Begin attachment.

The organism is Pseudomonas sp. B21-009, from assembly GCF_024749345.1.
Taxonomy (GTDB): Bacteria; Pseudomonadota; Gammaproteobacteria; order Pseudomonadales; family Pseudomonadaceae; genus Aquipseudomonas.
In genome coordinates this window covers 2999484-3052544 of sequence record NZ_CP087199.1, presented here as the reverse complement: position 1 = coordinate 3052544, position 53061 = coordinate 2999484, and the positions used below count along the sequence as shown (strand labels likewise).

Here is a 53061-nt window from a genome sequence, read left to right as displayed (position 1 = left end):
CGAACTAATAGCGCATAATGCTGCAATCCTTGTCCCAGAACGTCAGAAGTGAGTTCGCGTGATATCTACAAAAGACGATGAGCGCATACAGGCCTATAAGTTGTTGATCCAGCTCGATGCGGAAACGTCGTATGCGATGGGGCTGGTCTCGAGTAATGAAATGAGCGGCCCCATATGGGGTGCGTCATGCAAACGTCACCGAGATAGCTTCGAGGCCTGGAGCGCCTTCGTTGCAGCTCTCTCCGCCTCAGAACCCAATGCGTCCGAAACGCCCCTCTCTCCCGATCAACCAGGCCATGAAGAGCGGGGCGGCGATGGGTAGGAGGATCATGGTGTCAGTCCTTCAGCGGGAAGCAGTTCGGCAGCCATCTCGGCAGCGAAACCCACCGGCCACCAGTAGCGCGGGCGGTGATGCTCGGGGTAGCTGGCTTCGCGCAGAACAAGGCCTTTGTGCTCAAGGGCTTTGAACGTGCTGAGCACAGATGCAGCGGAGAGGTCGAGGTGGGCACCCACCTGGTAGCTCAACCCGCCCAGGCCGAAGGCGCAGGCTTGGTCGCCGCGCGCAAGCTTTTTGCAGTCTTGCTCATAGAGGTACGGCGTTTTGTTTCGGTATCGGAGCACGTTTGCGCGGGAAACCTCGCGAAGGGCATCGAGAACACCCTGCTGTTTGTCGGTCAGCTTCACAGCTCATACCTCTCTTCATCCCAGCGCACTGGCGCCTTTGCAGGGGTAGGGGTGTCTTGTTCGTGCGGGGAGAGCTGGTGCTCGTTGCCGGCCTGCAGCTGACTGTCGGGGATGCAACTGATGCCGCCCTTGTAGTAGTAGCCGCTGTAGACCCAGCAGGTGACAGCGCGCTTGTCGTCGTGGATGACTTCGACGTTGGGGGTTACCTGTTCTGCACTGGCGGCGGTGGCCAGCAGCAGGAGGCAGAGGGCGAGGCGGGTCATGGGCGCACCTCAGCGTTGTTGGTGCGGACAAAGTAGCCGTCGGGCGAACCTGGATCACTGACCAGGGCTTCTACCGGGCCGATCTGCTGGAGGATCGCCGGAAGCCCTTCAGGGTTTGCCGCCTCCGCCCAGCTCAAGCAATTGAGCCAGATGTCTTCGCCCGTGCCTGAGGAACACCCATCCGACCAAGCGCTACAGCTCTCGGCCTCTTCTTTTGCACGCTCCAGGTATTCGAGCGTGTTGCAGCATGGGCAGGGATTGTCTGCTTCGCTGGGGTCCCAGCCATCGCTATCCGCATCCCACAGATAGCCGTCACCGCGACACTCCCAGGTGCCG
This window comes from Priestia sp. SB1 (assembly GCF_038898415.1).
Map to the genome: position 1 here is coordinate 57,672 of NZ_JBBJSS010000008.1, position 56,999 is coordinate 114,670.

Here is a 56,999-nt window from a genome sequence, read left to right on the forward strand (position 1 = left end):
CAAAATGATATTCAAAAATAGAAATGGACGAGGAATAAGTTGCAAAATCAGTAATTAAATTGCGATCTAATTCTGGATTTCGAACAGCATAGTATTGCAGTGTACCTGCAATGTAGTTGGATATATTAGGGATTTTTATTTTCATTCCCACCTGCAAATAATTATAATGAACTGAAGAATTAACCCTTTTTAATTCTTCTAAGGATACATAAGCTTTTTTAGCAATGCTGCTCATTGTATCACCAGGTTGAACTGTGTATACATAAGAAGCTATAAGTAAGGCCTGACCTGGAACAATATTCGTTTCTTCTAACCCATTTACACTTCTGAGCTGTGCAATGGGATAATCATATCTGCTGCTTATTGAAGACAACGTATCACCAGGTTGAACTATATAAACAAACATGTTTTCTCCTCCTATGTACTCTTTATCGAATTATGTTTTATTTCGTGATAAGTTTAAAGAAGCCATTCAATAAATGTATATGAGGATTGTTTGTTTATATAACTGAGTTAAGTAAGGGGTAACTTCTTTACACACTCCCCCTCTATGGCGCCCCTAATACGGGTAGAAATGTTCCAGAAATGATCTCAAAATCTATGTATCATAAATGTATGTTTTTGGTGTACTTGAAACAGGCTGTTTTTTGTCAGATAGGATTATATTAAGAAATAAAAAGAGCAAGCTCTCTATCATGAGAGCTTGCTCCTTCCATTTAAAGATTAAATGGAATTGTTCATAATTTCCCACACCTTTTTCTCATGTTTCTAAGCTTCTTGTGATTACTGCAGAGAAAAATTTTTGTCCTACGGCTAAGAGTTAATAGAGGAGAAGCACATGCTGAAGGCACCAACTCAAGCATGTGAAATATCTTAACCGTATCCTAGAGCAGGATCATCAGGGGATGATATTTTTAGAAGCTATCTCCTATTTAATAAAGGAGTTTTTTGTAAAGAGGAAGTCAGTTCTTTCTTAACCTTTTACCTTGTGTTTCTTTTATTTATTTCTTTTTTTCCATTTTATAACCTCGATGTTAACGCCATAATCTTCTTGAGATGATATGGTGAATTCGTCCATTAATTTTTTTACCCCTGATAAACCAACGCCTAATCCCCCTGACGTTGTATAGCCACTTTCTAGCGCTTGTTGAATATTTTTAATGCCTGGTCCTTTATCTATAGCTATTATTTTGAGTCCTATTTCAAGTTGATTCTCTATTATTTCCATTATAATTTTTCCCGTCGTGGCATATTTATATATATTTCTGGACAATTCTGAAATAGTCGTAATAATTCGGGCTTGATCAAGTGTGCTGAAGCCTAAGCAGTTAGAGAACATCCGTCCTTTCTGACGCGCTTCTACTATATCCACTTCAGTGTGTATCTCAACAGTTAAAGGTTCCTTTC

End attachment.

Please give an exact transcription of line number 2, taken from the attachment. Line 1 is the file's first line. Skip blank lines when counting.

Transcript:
Taxonomy (GTDB): Bacteria; Pseudomonadota; Gammaproteobacteria; order Pseudomonadales; family Pseudomonadaceae; genus Aquipseudomonas.